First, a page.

Ten years ago an attempt was made to corrupt it. The text was rewritten to reflect the teachings of the contemporary political belief-system often called Political Correctness. (Its advocates have never named their philosophy, since once you can name something you can oppose it.) As we all know, among the principles of that ideology is a demand to remove from literature references to ‘man’ (equivalent to Latin homo, man as species) and replace them with ‘man and woman’ (Latin vir and femina). As part of this dogma, they specify that God — these people are atheists — may not be referred to as male. This creed has never been put to a vote and is instead advanced by the methods of backstairs politics. This teaching is the faith of the establishment in our day, and most weeks I see some newspaper report of some poor soul who has fallen foul of its ever-shifting dogmas and lost their job. Its proponents are not Christians, although some Christians are politically correct.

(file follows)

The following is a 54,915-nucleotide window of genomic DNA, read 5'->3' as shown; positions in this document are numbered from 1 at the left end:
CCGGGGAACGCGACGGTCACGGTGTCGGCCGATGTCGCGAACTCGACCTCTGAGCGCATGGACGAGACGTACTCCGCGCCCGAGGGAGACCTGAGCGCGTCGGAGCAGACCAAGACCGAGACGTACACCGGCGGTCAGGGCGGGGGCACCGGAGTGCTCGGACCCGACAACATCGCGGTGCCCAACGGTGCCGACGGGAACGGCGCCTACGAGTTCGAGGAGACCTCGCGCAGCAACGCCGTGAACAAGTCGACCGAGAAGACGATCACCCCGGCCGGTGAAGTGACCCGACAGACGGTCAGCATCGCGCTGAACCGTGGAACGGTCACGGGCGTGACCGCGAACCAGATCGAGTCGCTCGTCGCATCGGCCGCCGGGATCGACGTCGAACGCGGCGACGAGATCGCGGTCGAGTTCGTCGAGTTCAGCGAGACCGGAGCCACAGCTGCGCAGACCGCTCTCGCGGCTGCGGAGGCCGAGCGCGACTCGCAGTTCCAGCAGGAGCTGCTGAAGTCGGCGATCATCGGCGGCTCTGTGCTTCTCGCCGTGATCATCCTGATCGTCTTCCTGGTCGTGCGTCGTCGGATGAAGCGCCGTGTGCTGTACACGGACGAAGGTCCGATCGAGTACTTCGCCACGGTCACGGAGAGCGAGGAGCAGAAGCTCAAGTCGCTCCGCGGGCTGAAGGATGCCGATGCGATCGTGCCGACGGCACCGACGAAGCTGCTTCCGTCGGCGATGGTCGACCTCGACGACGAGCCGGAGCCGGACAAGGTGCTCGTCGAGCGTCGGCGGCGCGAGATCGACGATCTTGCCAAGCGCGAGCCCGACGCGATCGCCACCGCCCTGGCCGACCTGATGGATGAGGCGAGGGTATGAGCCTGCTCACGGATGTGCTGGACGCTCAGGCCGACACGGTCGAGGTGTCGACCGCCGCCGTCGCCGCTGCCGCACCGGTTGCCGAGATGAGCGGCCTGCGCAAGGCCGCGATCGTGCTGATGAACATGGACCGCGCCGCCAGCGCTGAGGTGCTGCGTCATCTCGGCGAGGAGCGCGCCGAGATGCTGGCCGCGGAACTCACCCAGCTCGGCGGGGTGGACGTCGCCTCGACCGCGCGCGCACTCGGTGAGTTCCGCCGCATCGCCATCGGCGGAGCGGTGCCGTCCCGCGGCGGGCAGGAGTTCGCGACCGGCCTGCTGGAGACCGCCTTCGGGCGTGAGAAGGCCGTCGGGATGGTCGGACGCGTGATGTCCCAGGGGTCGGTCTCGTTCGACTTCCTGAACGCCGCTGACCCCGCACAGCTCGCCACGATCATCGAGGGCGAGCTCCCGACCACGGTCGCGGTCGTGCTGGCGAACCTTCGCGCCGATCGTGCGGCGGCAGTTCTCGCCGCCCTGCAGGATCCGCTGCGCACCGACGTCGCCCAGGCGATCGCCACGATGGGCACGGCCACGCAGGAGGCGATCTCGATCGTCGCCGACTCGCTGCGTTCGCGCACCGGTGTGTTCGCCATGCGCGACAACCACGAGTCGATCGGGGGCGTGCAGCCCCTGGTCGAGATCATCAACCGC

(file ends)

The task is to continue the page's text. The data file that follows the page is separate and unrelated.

Anyway the corrupt version was issued; and US Christians resisted, for which we may be truly thankful. Wayne Grudem listed a series of mistranslations, all designed to rewrite the bible into what — in the opinion of the PC — it should have said. Sales of the NIV collapsed. In a desperate attempt to remedy the situation, the old NIV was brought back and the new one renamed the TNIV. The TNIV was a commercial failure, and failed to achieve the end of those who composed it. Christians rejected it. A few ministers conspicuously endorsed it, thereby indicating something about them to the rest of us.